Missing one or more teeth? Dental bridges are one of the more common dental treatments used when someone is missing teeth. Having one or more missing teeth tends to make someone smile less because they do not feel confident in the way they look when they smile. But did you know that when you are…
What Conditions Would Require Dental Bridges?
Dental bridges are a type of dental restoration for teeth that involve the use of artificial tooth replacement. It can be used to replace missing teeth or in cases where all of an individual's natural teeth have been lost.
The bridge is fixed between two healthy teeth. The bridge spans over this area with crowns on each end. It is supported by metal clasps that attach to the neighboring natural teeth. There are many reasons why people may require bridges. These include extracting one or more (permanent) teeth, loss of a permanent molar due to traumatic injury, periodontal disease, post-extraction alveolar ridge defect, and congenital absence from birth.
Extraction of one or more natural teeth
Extraction of one or more natural (permanent) teeth is a common reason for dental bridges. Dental implants are sometimes a preferable alternative in these cases but depending on what teeth have been lost and other factors such as bone density can make this option too expensive or not possible at all. Suppose you're considering having a bridge to fill your gap. In that case, we recommend that you discuss whether implant replacement is more appropriate.
Dental bridges help fill gaps where tooth loss due to extractions, trauma injury, or periodontal disease. It is fixed between two healthy neighboring teeth on either side of the gap and spans over it with crowns attached at each end supported by metal clasps that attach onto natural teeth around them.
Loss of a permanent molar due to traumatic injury or periodontal disease
Loss of a permanent molar due to traumatic injury or periodontal disease could be why a dental bridge would be necessary. It is crucial to have a dental bridge fitted if you are missing a molar, as it is the tooth that holds other teeth in place and gives your mouth its shape. Molars also help keep food from accumulating between adjacent teeth where bacteria can form and cause gum disease, which will affect your smile and lead to further issues with health such as heart disease, diabetes, etc.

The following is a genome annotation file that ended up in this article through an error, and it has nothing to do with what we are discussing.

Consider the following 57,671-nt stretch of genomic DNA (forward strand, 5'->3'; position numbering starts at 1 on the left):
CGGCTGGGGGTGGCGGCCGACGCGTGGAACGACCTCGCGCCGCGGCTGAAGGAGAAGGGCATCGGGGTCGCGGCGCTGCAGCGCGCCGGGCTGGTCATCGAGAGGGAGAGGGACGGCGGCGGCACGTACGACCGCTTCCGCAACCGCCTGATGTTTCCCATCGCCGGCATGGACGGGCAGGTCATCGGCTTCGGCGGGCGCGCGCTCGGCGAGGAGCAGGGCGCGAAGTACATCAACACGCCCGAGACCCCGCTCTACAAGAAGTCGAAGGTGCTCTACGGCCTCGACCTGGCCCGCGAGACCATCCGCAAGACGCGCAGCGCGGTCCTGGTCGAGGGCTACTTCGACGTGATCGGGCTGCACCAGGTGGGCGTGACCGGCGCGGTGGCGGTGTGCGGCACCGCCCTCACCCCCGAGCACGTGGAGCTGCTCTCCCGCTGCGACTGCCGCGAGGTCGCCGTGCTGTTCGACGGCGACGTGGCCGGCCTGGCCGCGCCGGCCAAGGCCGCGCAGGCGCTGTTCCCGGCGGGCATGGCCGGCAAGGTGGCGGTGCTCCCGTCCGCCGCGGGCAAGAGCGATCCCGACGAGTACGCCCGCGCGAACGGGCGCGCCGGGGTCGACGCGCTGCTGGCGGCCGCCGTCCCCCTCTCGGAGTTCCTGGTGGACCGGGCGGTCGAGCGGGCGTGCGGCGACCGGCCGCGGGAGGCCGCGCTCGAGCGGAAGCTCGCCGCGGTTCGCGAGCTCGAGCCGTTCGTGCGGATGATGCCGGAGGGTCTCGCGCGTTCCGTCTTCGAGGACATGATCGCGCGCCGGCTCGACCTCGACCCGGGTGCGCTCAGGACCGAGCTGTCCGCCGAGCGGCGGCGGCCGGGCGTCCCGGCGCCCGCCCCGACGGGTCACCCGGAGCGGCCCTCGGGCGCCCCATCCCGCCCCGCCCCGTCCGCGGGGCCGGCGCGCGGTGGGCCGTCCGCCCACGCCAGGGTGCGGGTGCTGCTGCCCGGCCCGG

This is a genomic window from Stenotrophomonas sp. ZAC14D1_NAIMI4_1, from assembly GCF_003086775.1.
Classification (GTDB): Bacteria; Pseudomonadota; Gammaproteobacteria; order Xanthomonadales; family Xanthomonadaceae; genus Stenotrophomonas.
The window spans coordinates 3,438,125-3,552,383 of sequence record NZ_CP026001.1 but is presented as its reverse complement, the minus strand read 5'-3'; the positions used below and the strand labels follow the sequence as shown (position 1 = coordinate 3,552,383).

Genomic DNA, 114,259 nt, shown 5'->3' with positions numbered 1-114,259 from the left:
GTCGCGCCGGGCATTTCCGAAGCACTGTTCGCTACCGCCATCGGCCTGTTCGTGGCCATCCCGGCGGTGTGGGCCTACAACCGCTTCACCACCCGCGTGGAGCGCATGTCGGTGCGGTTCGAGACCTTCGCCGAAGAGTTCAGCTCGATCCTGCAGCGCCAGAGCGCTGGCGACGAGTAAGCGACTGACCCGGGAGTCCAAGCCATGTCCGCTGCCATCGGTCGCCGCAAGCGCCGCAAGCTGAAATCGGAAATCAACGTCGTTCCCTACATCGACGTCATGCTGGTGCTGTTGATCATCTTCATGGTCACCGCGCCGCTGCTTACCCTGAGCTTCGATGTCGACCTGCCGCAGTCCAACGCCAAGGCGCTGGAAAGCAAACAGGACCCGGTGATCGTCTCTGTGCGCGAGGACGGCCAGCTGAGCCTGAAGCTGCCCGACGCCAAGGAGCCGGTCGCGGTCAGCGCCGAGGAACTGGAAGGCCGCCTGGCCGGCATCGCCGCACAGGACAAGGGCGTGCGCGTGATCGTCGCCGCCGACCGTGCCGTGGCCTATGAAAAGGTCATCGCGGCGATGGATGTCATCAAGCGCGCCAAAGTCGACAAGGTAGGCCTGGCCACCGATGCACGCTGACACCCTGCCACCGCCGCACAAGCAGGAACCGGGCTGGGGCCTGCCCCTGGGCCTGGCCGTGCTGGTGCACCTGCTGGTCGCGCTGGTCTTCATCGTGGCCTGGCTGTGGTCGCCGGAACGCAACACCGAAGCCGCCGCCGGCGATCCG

A treatment plan for a bridge would involve removing any decay present on neighboring healthy teeth before crowns (the correct material depends on the severity of damage) are attached. Crowns must be carefully shaped, so it fits together perfectly when pressed down firmly into position at each end after being implanted.
Post extraction alveolar ridge defect
Post extraction alveolar ridge defect is another reason for dental bridges. Dental implants are a more common dental bridge restoration, but in this case, healthy teeth must be removed to make room for the bridge. It can also be used as part of implant treatment that involves dental implants.
Dentists will often recommend dental bridges if:
- You have lost one or several teeth and want to fill these spaces with your own natural looking restored tooth/teeth;
- Your remaining teeth need protection from further decay.
Congenital absence from birth
Congenital absence from birth is another reason for dental bridge treatment. They can be used for cosmetic reasons, such as correcting a gap between your teeth. They are often recommended by dental professionals when a tooth has been lost due to decay or accident and is not going to grow back naturally.
In the case of anterior (front) dental bridge restorations, one false tooth will sit on either side of those spaces;
For posterior (back) dental bridges: two false teeth will fill gaps left after removing several natural teeth - usually molars but sometimes incisors too. The shape and size of a dental bridge should closely match adjacent natural teeth, so it blends in.
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